I had a client who is a “motivational speaker.” When I saw him speak for the first time I was taken aback by his appearance. His pants were too long, his tie was too short, and he was approximately 100 pounds overweight. His image didn’t match his message and, therefore, directly impacted his brand. As a coach, I had to ask him some tough questions: Who is your targeted audience? Would the people in your audience look to you for answers? If so, why? What do you have that they want? Does your physical appearance match your message of hope, perseverance, and achievement? Is your message believable?
Branding doesn’t discriminate. It isn’t about being a particular size or shape. It does, however, require you to authentically show up. Does your body match your brand? If you are unsure, here are five questions to ask yourself to determine if you need to shape up.
- What is my brand?
- What problem do I solve?
- Do I look like the solution that I offer?
- Would I buy from me?
- What should I change to make my brand more believable?
I invite you to leave your comments or questions, and don’t forget to tell a friend.
As a former model, television talk show host, and spokesperson for Paramount (UPN-Philadelphia) one would think that it would be easy to assess his/her value and communicate his/her personal brand. As a model who, by the grace of God, was given the opportunity to strut her stuff in front of live and television audiences as large as 60+ million people for nearly a decade, after I retired I learned quickly that I had an image, but I didn’t have a personal brand.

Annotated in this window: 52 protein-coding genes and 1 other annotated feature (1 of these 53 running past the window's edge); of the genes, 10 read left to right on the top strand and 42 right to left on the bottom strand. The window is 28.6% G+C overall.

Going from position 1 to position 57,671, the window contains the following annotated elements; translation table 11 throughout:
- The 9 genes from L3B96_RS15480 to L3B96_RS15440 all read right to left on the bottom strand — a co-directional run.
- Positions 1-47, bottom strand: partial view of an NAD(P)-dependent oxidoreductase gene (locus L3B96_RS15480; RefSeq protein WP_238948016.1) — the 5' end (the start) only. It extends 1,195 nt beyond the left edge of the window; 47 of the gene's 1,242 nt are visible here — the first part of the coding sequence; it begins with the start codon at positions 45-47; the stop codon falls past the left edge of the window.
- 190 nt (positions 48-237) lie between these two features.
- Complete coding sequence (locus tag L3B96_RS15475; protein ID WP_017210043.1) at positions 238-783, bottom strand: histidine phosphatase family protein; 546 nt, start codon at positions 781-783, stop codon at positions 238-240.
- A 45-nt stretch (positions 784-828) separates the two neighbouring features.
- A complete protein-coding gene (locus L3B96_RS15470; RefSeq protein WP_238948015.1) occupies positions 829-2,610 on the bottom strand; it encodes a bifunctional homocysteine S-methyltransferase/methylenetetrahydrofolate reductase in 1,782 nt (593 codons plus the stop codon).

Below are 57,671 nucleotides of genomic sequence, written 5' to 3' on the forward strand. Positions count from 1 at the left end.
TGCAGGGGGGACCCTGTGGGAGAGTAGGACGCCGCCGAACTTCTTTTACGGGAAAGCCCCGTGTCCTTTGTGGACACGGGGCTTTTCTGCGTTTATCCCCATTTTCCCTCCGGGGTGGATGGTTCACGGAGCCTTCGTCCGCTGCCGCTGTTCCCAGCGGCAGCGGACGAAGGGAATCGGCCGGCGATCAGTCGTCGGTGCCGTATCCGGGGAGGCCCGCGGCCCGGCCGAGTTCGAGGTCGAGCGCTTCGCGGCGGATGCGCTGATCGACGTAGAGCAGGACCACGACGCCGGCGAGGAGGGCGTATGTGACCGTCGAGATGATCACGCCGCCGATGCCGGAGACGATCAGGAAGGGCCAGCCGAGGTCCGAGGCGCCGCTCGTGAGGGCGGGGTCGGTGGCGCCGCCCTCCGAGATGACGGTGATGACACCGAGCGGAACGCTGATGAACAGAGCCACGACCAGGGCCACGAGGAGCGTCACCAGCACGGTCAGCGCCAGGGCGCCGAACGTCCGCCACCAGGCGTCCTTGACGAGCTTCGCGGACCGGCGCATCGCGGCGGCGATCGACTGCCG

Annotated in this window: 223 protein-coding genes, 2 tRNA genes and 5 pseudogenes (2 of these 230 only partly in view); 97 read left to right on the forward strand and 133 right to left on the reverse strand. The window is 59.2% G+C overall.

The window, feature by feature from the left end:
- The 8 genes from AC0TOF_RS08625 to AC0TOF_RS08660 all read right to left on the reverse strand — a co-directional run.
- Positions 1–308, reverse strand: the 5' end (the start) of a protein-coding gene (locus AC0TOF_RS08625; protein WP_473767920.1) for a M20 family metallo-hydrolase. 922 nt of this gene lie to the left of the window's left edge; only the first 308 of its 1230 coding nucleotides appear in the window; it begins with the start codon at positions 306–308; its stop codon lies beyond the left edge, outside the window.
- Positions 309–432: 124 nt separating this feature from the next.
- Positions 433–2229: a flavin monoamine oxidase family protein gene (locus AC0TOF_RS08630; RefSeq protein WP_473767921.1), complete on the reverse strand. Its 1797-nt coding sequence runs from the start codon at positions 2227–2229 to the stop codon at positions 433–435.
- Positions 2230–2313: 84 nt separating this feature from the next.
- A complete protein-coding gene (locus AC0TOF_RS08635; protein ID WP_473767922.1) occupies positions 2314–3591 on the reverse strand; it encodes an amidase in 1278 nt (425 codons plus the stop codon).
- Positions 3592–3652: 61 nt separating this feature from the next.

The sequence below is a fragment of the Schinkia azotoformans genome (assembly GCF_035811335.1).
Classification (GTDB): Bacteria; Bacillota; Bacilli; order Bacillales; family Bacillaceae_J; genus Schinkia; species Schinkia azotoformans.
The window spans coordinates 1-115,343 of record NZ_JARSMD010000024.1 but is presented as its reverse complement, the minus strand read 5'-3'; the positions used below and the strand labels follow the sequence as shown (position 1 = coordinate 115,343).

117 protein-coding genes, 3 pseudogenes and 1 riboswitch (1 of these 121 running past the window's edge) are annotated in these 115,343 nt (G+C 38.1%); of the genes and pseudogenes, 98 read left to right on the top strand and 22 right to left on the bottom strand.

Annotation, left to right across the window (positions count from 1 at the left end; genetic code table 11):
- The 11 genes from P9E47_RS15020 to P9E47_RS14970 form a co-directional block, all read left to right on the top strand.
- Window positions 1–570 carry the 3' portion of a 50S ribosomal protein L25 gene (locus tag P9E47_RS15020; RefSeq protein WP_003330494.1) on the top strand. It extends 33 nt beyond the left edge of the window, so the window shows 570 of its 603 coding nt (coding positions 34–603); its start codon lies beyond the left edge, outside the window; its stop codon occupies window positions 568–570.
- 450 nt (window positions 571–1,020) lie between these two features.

As I have ventured into other careers since my catwalk days, I quickly learned that people affiliated me with QVC, the home shopping network, and UPN, “the station with all the funny black shows.” They really didn’t know who I was, what I valued, what problem I could help them solve, or what I thought was really important in life.You may be asking: Why should anyone care about what you or I think? It’s simple, because when people care about what you (or I) think and what you (or I) would do in particular situations–that when you have a brand! That’s when your value turns into dollars. Here’s an example.
I have a client who signed a 30-day contract. When the 30-day contract expired, we signed a 6-month contract. During the 6-month contract we signed a project contract. Before the project contract was completed, we signed another contract that will expire in October. My image pulled the 30-day agreement. My brand turned it into nearly a year long contract. My brand qualities–results-oriented, professional, motivational (helps people to create better lives), fit the mission and message of the organization. Along with other responsibilities, I’ve become the spokesperson for their organization–a true honor.
If you want to add value to your personal brand, consider the following:
1. Align you life, image, and message. In order to build a brand, You Have to Be It! All the great pretenders are called on the carpet, overlooked, and tossed to the side. That doesn’t mean that you have to be perfect, but you have to be true to who you claim you are.
2. State Your Final Answer. Define your message and stick with it. You can build on your message, but don’t keep changing your message to get what you want out of people. That method of operating is old and played out. People are too smart for that nonsense.
3. Be Consistent. Feeling safe is the foremost need of every human being. You wouldn’t eat in a restaurant if you didn’t think the food was safe. Giving people a reason to feel safe with you is essential to building a valuable personal brand.
I invite you to ask a question or leave a comment. If the information was helpful to you, share it with a friend.